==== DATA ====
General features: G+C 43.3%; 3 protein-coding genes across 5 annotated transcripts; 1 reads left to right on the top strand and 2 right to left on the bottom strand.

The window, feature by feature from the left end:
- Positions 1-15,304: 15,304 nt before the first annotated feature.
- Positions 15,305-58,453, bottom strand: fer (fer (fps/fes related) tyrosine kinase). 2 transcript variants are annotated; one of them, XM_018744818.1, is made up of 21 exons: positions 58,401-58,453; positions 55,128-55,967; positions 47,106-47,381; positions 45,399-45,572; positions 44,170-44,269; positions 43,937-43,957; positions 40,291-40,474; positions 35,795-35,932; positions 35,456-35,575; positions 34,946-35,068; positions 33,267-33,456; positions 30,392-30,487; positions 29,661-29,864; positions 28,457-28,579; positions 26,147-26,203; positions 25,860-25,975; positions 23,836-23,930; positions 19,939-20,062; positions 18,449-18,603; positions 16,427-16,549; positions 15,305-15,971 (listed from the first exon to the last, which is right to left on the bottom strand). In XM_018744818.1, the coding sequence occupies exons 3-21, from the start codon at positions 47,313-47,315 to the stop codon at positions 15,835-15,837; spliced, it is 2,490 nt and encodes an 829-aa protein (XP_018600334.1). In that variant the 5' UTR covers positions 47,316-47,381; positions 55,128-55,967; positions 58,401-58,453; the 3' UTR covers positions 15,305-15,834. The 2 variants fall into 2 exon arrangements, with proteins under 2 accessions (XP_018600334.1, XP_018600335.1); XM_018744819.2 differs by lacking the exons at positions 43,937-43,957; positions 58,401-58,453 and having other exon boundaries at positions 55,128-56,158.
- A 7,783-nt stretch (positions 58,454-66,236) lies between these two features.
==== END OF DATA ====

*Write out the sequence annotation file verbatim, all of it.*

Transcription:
General features: G+C 43.3%; 3 protein-coding genes across 5 annotated transcripts; 1 reads left to right on the top strand and 2 right to left on the bottom strand.

The window, feature by feature from the left end:
- Positions 1-15,304: 15,304 nt before the first annotated feature.
- Positions 15,305-58,453, bottom strand: fer (fer (fps/fes related) tyrosine kinase). 2 transcript variants are annotated; one of them, XM_018744818.1, is made up of 21 exons: positions 58,401-58,453; positions 55,128-55,967; positions 47,106-47,381; positions 45,399-45,572; positions 44,170-44,269; positions 43,937-43,957; positions 40,291-40,474; positions 35,795-35,932; positions 35,456-35,575; positions 34,946-35,068; positions 33,267-33,456; positions 30,392-30,487; positions 29,661-29,864; positions 28,457-28,579; positions 26,147-26,203; positions 25,860-25,975; positions 23,836-23,930; positions 19,939-20,062; positions 18,449-18,603; positions 16,427-16,549; positions 15,305-15,971 (listed from the first exon to the last, which is right to left on the bottom strand). In XM_018744818.1, the coding sequence occupies exons 3-21, from the start codon at positions 47,313-47,315 to the stop codon at positions 15,835-15,837; spliced, it is 2,490 nt and encodes an 829-aa protein (XP_018600334.1). In that variant the 5' UTR covers positions 47,316-47,381; positions 55,128-55,967; positions 58,401-58,453; the 3' UTR covers positions 15,305-15,834. The 2 variants fall into 2 exon arrangements, with proteins under 2 accessions (XP_018600334.1, XP_018600335.1); XM_018744819.2 differs by lacking the exons at positions 43,937-43,957; positions 58,401-58,453 and having other exon boundaries at positions 55,128-56,158.
- A 7,783-nt stretch (positions 58,454-66,236) lies between these two features.